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Disabled Scots should be part of the new Scotland

This news post is over 8 years old
 

Disability charity sets out its vision for an inclusive Scotland post-referendum

Disabled people are continually being excluded in everyday society according to a major disability charity.

Inclusion Scotland said people with a disability are still largely left out from many areas of Scottish economic, political and social life.

It has called on the Scottish Government to draw up a strategy to combat the problem but urged it to work with disabled people and disability charities.

To kickstart the process Inclusion Scotland has created its own Vision for an Inclusive Scotland document.

Drawing upon responses that disabled people gave at several events around the country and to an online survey of disabled people in Scotland it sets out 10 main areas which it feels should be included in any future strategy.

Currently only two out of 129 MSPs are known to self-identify as being disabled despite one in five of the population having a disability and creating more involvement in politics for disabled people features high-up in the document.

With only 44% of disabled people of working age in employment compared to 80% of non-disabled people, creating better employment opportunities through internships and joining up transport with accessible venues should also be made a priority.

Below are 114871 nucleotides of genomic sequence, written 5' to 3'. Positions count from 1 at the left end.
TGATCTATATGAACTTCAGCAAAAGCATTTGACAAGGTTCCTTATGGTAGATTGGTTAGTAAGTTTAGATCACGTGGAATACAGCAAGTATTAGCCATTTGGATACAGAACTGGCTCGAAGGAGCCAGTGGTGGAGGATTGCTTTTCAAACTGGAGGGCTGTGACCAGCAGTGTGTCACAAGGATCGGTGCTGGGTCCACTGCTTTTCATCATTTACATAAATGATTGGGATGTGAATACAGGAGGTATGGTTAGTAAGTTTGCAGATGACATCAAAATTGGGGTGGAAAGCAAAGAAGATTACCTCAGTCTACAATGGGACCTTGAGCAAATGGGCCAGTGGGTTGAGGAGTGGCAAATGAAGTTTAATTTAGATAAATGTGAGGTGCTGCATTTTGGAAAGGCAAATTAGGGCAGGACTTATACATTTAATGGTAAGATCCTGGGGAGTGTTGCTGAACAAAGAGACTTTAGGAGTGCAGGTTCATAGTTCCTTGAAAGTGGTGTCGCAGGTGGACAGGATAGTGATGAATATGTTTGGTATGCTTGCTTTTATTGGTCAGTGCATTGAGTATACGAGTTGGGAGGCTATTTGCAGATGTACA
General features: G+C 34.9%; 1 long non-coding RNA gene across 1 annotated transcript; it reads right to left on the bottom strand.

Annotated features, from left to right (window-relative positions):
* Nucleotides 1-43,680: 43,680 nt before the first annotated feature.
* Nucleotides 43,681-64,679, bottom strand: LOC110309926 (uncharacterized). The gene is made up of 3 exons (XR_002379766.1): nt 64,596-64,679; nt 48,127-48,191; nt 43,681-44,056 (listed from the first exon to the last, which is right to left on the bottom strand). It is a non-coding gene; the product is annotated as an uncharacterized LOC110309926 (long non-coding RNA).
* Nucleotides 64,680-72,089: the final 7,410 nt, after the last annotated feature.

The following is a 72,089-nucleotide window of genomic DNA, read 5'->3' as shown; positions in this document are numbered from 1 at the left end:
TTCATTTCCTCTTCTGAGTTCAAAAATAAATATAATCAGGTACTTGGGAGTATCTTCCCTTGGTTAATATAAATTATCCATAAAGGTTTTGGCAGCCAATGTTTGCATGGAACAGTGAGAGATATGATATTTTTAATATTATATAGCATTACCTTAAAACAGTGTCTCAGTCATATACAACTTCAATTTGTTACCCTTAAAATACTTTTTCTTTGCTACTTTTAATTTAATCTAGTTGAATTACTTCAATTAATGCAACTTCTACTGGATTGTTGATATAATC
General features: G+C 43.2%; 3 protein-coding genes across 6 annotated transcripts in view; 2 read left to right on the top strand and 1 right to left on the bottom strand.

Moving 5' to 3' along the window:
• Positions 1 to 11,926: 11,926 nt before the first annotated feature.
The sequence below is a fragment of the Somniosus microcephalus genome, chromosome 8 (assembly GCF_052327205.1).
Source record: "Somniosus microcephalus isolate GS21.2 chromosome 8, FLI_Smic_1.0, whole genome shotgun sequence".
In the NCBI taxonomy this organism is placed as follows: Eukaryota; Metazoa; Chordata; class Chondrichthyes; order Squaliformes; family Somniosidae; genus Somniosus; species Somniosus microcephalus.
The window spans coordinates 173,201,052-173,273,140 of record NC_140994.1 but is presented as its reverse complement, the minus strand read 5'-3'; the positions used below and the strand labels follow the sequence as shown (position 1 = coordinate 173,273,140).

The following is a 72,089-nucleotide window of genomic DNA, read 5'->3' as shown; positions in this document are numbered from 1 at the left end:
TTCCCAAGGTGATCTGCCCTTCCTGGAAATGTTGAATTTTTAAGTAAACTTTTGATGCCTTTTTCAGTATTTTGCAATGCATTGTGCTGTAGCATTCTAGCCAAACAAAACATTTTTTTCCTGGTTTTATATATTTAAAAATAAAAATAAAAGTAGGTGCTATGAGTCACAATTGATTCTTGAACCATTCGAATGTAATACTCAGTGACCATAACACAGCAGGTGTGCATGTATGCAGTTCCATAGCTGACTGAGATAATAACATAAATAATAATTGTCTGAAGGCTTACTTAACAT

Tressa Burke, acting chair of Inclusion Scotland, said: “This is an important document in that it tells all decision makers at all levels of government what disabled people want and how they want it.

“Going forward, disabled people have been clear that they would like to be involved in shaping that future outlined in this Vision, to make their rights to be included in Scottish society a reality.”

Vision for an Inclusive Scotland has been sent to all Scottish MSP’s, MP’s and MEP’s; all the major UK and Scottish parties for consideration for their manifestos; leaders and chief executives of all local authorities and the NHS and other public bodies as well as the Mental Welfare Commissioner for Scotland, the Scottish Commissioner for Children and Young People, the Equality and Human Rights Commission and the Scottish Human Rights Commission.

Sally Witcher, Inclusion Scotland’s chief executive added: “At this moment Scotland’s future is on a knife edge.

“Nobody knows what the outcome of the referendum on Scottish Independence will be. What we do know is that disabled people have told us what they would like to happen to make Scotland a better place to live, and we hope that everyone going forward in shaping Scotland’s future will take notice of what disabled people want for our part in that.”

Inclusion Scotland added any future strategy should have clear outcomes which could be measured every year in a report laid before parliament.

 

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